A Zen Buddhist friend reached out to me today to ask me why so many Evangelical advisers to President Trump have remained silent on Charlottesville. By the way, I don’t think this Zen Buddhist was particularly interested at the moment in finding religionists from across the ideological pond who also engaged in silent meditation. So, I sent this recent article indicating how a few Evangelical leaders spoke out against the white supremacy on display in Charlottesville. In response, my Buddhist friend sent me this article about how so many Evangelical advisers have stood by the President, remaining silent, even while many business advisers have spoken up and abandoned him. If only many of us who are Evangelical leaders would remain silent and listen empathically when our African American friends and acquaintances speak their minds on the same issues!
One white conservative Evangelical pastor, a friend of mine, models the way forward after Charlottesville. While he confesses to being frustrated many times by how people tend to blame the white church for problems in our society, making him want to react vocally, he has caught himself and stopped to listen to African American friends and acquaintances’ concerns. He has taken it one step further and asks himself the following questions in a recent blog post and encourages other white Christians to do the same. So, I will ask the same questions with him:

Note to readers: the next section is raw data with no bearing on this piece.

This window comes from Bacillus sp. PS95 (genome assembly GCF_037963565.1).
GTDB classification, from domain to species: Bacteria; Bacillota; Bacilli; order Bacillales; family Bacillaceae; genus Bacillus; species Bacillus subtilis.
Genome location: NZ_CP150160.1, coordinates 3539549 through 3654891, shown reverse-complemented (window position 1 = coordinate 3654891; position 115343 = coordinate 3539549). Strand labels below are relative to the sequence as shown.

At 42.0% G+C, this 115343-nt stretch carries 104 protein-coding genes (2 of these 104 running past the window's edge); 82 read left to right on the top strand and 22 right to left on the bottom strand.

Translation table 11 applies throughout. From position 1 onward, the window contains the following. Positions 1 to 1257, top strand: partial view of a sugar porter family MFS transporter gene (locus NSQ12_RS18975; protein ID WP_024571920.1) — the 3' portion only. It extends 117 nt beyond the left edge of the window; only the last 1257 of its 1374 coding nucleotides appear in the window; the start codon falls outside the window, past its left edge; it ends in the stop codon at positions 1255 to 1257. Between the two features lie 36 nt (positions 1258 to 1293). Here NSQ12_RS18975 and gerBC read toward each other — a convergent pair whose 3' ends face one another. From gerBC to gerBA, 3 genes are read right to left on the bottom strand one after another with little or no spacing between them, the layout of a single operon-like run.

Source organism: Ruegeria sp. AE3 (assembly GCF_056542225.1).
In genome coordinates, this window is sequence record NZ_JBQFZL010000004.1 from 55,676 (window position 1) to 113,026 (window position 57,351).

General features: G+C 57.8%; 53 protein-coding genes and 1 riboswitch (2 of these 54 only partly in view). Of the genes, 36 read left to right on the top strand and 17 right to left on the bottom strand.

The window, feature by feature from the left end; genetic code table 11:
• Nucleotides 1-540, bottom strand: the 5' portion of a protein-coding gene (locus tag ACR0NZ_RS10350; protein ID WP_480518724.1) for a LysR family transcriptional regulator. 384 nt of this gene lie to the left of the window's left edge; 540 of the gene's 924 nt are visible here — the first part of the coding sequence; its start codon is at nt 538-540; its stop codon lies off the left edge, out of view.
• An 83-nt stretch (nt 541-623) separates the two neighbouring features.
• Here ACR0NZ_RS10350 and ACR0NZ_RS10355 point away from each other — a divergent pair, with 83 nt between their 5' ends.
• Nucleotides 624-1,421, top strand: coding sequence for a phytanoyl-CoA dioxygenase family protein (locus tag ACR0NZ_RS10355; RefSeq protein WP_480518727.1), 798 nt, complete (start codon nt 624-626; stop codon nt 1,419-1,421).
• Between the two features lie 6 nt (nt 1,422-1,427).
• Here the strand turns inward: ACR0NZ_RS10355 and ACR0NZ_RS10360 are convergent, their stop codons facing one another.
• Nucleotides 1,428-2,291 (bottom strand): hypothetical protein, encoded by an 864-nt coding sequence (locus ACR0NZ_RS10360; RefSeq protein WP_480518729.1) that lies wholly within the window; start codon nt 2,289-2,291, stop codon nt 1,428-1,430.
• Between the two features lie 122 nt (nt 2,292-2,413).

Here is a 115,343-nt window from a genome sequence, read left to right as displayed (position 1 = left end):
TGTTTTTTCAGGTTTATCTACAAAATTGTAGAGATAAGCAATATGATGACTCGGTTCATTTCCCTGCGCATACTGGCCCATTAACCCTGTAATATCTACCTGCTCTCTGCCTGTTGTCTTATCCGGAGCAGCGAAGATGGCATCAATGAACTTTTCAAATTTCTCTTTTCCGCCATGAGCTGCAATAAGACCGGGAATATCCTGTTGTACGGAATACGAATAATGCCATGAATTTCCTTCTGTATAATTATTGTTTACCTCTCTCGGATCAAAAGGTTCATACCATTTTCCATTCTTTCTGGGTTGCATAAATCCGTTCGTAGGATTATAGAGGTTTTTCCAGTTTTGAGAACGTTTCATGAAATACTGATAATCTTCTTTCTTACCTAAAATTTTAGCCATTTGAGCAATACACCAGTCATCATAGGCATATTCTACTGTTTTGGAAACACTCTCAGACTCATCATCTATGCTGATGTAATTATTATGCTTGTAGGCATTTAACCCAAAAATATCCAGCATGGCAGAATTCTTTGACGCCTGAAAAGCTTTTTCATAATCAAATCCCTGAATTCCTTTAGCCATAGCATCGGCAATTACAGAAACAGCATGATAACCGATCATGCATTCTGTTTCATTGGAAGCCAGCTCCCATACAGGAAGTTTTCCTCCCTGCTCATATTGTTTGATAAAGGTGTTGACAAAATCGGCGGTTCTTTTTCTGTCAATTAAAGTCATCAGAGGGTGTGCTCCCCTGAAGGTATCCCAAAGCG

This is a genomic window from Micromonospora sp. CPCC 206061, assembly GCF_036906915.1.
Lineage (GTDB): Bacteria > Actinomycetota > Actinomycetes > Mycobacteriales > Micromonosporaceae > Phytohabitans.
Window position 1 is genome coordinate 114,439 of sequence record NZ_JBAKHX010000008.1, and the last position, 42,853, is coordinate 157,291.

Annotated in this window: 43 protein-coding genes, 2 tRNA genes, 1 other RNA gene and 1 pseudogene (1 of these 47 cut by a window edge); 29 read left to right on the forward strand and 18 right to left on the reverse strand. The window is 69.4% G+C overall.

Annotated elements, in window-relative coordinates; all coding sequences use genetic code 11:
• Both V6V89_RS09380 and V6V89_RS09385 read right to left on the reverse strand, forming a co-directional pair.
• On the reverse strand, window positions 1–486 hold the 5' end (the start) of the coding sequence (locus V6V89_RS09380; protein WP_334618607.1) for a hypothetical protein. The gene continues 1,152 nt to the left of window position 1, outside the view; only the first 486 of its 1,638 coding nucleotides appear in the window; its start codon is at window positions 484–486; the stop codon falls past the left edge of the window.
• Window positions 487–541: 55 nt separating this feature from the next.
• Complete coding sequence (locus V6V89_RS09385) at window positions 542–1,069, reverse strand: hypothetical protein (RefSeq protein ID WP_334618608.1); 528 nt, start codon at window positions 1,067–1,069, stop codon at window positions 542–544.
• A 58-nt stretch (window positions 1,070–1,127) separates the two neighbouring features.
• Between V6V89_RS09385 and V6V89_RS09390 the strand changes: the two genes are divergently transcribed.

- Am I insensitive to what my brothers and sisters live with every day?
- Do I get angry at injustice and respond with words and action? Or do I dismiss it?
- Do black lives really matter to me? For instance, when a young black man is killed in a part of the city where I don’t go, is he nothing more than a statistic from “out there?” Or do I get on my knees (my pants should have holes in them by now)?
- When a court decision is rendered that leaves my black friends to question the equality of justice in America, do I sit in silence? Do I even know the impact this has on them? Have I asked?
- Do I make excuses for the inconsistency and the ultimate trajectory of political positions I hold?
- Do I see children of color in America as our American children, or do I have dividing lines?
- Am I trying to understand how dots get connected or am I connecting different dots and standing in opposition?
- Do I love like Jesus loves?
“Most evangelical leaders, including those who advise the White House, have been focused on ministry in recent days,” says [Johnnie] Moore. “Politics has been the last thing on our brain. We’ve been reaching out, doing what the Bible calls us to do as ambassadors of reconciliation, reaching across the aisle, [and] reaching out to other ministers.”
Hopefully, such reaching across the aisle as ambassadors includes those of diverse ethnicities.
Reconciliation must go beyond what white Evangelicals take to be black and white issues to include consideration and empathic concern for what black and brown and red Christians consider important, too. Unity is not homogeneous, but diverse—a point brought home by a Chinese American Christian leader and colleague in response to Charlottesville.
While the Chinese American Evangelical leader spoke out on the need for diverse unity in the context of Charlottesville and beyond, for which I am grateful, I am also grateful for how this white Evangelical pastor remains largely silent and LISTENS rather than reacts when African American Christians speak out. Hopefully, President Trump’s advisors will be consistent and listen empathically to African American heart cries, too. Then, just maybe, they will come to the point of advising the President to do the same.